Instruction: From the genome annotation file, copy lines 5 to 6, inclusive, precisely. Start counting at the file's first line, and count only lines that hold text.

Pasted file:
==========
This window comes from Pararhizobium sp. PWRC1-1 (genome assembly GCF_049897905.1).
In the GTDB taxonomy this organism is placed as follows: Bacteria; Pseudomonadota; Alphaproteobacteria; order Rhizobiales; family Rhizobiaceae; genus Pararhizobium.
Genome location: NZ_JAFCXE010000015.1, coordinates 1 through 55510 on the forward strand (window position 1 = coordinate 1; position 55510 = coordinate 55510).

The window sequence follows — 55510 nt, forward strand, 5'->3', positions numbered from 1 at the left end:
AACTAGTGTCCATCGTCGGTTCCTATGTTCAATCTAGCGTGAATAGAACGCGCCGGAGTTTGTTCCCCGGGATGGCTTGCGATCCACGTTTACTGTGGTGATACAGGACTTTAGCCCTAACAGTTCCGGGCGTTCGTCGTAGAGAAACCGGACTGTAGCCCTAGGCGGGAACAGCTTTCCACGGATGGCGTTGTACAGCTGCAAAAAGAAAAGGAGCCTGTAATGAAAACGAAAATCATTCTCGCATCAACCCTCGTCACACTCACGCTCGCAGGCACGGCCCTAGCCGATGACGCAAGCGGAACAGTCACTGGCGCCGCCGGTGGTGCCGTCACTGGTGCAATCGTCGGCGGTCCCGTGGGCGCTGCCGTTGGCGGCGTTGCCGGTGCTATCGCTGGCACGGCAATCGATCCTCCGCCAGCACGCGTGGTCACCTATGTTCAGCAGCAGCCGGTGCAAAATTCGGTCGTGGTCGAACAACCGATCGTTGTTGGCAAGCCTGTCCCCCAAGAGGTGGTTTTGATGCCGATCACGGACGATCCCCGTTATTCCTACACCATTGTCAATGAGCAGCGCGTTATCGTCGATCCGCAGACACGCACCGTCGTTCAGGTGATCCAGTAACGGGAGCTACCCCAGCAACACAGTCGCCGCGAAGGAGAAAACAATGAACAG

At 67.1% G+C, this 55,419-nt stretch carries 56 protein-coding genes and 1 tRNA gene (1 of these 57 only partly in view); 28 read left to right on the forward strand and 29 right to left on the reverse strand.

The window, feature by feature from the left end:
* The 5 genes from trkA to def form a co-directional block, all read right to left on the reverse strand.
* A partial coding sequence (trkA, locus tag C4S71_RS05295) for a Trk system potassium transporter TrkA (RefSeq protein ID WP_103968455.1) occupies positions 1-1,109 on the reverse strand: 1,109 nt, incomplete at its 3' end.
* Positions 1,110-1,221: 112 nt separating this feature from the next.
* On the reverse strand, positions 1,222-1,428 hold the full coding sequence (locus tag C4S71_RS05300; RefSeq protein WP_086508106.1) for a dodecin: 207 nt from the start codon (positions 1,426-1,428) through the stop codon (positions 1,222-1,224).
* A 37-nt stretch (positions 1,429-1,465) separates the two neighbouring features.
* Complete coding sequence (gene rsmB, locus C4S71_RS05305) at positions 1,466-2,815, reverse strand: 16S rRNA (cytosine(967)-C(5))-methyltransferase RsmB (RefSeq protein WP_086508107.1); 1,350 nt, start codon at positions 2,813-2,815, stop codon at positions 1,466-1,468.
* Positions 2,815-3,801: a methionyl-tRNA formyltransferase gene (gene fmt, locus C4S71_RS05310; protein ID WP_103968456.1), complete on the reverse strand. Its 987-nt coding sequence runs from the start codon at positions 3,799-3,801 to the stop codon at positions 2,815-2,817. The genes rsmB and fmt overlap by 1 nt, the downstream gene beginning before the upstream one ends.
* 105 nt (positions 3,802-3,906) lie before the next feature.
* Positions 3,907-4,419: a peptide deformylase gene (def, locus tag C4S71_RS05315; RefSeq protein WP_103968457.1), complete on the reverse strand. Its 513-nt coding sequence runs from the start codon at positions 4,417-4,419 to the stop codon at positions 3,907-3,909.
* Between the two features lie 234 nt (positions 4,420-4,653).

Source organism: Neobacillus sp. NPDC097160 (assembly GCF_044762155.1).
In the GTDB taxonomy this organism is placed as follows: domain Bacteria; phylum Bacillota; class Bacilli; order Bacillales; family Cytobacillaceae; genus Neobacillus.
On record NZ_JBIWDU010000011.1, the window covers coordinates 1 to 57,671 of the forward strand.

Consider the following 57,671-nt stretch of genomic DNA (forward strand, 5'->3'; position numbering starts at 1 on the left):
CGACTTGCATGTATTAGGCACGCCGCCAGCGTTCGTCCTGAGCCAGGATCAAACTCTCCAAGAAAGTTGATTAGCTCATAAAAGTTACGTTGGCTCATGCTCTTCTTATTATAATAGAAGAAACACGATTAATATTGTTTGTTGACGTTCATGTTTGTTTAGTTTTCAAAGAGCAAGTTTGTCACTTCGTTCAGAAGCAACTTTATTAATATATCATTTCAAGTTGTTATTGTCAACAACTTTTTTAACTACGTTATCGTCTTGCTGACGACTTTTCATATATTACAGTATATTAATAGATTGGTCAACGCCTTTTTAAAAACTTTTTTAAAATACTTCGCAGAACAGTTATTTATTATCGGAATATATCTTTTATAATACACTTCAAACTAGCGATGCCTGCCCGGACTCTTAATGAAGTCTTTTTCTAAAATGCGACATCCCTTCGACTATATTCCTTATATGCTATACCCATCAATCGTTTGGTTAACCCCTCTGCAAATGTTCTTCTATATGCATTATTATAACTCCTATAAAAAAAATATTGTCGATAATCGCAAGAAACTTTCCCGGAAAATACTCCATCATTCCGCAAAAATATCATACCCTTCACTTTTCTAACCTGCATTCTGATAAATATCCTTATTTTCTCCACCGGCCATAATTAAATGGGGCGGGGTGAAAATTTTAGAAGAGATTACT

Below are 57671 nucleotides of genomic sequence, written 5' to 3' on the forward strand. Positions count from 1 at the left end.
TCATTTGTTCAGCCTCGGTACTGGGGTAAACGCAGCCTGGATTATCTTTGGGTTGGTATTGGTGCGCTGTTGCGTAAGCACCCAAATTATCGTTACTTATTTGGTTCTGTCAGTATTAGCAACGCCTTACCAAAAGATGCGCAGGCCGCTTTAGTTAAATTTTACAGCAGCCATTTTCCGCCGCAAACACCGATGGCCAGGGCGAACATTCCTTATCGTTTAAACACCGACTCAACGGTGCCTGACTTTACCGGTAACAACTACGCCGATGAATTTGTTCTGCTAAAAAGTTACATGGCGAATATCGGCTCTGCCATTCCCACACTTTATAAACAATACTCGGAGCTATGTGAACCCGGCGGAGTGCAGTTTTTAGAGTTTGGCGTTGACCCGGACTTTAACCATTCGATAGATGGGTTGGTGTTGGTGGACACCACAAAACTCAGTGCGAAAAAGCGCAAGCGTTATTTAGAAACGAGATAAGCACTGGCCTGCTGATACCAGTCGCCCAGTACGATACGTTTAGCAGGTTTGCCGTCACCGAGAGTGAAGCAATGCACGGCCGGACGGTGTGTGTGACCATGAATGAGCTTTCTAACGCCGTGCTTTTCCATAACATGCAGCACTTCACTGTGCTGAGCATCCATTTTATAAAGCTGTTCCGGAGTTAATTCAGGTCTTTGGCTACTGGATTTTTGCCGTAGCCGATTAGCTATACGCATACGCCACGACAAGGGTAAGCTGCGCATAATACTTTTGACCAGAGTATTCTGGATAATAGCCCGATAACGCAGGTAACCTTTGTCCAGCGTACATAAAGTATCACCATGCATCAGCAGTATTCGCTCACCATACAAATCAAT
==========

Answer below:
AACTAGTGTCCATCGTCGGTTCCTATGTTCAATCTAGCGTGAATAGAACGCGCCGGAGTTTGTTCCCCGGGATGGCTTGCGATCCACGTTTACTGTGGTGATACAGGACTTTAGCCCTAACAGTTCCGGGCGTTCGTCGTAGAGAAACCGGACTGTAGCCCTAGGCGGGAACAGCTTTCCACGGATGGCGTTGTACAGCTGCAAAAAGAAAAGGAGCCTGTAATGAAAACGAAAATCATTCTCGCATCAACCCTCGTCACACTCACGCTCGCAGGCACGGCCCTAGCCGATGACGCAAGCGGAACAGTCACTGGCGCCGCCGGTGGTGCCGTCACTGGTGCAATCGTCGGCGGTCCCGTGGGCGCTGCCGTTGGCGGCGTTGCCGGTGCTATCGCTGGCACGGCAATCGATCCTCCGCCAGCACGCGTGGTCACCTATGTTCAGCAGCAGCCGGTGCAAAATTCGGTCGTGGTCGAACAACCGATCGTTGTTGGCAAGCCTGTCCCCCAAGAGGTGGTTTTGATGCCGATCACGGACGATCCCCGTTATTCCTACACCATTGTCAATGAGCAGCGCGTTATCGTCGATCCGCAGACACGCACCGTCGTTCAGGTGATCCAGTAACGGGAGCTACCCCAGCAACACAGTCGCCGCGAAGGAGAAAACAATGAACAG

At 67.1% G+C, this 55,419-nt stretch carries 56 protein-coding genes and 1 tRNA gene (1 of these 57 only partly in view); 28 read left to right on the forward strand and 29 right to left on the reverse strand.